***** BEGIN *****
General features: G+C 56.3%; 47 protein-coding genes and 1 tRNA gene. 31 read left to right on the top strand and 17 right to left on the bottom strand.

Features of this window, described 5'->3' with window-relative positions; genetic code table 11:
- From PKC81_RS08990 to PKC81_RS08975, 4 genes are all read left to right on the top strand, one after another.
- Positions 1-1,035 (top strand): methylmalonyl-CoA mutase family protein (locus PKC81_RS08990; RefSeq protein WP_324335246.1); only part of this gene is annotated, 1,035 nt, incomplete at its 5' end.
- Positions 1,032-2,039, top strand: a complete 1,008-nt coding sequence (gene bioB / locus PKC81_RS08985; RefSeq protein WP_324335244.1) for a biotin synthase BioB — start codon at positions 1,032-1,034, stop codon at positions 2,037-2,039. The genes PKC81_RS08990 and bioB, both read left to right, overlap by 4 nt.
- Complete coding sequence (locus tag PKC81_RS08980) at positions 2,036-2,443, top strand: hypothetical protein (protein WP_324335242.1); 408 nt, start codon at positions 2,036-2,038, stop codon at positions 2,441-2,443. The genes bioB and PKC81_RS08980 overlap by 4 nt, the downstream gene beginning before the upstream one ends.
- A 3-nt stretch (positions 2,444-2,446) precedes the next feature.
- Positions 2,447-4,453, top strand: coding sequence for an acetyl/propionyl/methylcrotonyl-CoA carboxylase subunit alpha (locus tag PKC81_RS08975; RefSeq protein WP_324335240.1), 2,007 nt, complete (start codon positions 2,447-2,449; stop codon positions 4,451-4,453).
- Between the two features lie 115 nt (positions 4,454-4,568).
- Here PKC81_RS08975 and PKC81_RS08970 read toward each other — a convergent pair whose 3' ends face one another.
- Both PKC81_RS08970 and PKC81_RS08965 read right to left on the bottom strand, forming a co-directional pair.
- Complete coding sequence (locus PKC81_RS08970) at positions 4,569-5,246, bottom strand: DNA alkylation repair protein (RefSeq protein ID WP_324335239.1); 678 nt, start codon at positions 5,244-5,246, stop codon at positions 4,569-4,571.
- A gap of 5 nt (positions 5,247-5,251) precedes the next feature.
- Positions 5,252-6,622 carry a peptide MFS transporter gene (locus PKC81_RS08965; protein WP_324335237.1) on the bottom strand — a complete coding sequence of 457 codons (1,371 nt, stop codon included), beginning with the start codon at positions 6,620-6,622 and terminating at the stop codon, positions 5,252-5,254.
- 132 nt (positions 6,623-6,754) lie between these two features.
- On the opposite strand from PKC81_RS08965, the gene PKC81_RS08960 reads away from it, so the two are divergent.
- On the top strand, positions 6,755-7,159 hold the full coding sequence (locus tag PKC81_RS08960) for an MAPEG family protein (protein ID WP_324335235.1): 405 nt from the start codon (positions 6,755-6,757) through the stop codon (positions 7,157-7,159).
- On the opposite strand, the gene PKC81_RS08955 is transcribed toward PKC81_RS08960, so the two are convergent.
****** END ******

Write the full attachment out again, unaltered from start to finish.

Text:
General features: G+C 56.3%; 47 protein-coding genes and 1 tRNA gene. 31 read left to right on the top strand and 17 right to left on the bottom strand.

Features of this window, described 5'->3' with window-relative positions; genetic code table 11:
- From PKC81_RS08990 to PKC81_RS08975, 4 genes are all read left to right on the top strand, one after another.
- Positions 1-1,035 (top strand): methylmalonyl-CoA mutase family protein (locus PKC81_RS08990; RefSeq protein WP_324335246.1); only part of this gene is annotated, 1,035 nt, incomplete at its 5' end.
- Positions 1,032-2,039, top strand: a complete 1,008-nt coding sequence (gene bioB / locus PKC81_RS08985; RefSeq protein WP_324335244.1) for a biotin synthase BioB — start codon at positions 1,032-1,034, stop codon at positions 2,037-2,039. The genes PKC81_RS08990 and bioB, both read left to right, overlap by 4 nt.
- Complete coding sequence (locus tag PKC81_RS08980) at positions 2,036-2,443, top strand: hypothetical protein (protein WP_324335242.1); 408 nt, start codon at positions 2,036-2,038, stop codon at positions 2,441-2,443. The genes bioB and PKC81_RS08980 overlap by 4 nt, the downstream gene beginning before the upstream one ends.
- A 3-nt stretch (positions 2,444-2,446) precedes the next feature.
- Positions 2,447-4,453, top strand: coding sequence for an acetyl/propionyl/methylcrotonyl-CoA carboxylase subunit alpha (locus tag PKC81_RS08975; RefSeq protein WP_324335240.1), 2,007 nt, complete (start codon positions 2,447-2,449; stop codon positions 4,451-4,453).
- Between the two features lie 115 nt (positions 4,454-4,568).
- Here PKC81_RS08975 and PKC81_RS08970 read toward each other — a convergent pair whose 3' ends face one another.
- Both PKC81_RS08970 and PKC81_RS08965 read right to left on the bottom strand, forming a co-directional pair.
- Complete coding sequence (locus PKC81_RS08970) at positions 4,569-5,246, bottom strand: DNA alkylation repair protein (RefSeq protein ID WP_324335239.1); 678 nt, start codon at positions 5,244-5,246, stop codon at positions 4,569-4,571.
- A gap of 5 nt (positions 5,247-5,251) precedes the next feature.
- Positions 5,252-6,622 carry a peptide MFS transporter gene (locus PKC81_RS08965; protein WP_324335237.1) on the bottom strand — a complete coding sequence of 457 codons (1,371 nt, stop codon included), beginning with the start codon at positions 6,620-6,622 and terminating at the stop codon, positions 5,252-5,254.
- 132 nt (positions 6,623-6,754) lie between these two features.
- On the opposite strand from PKC81_RS08965, the gene PKC81_RS08960 reads away from it, so the two are divergent.
- On the top strand, positions 6,755-7,159 hold the full coding sequence (locus tag PKC81_RS08960) for an MAPEG family protein (protein ID WP_324335235.1): 405 nt from the start codon (positions 6,755-6,757) through the stop codon (positions 7,157-7,159).
- On the opposite strand, the gene PKC81_RS08955 is transcribed toward PKC81_RS08960, so the two are convergent.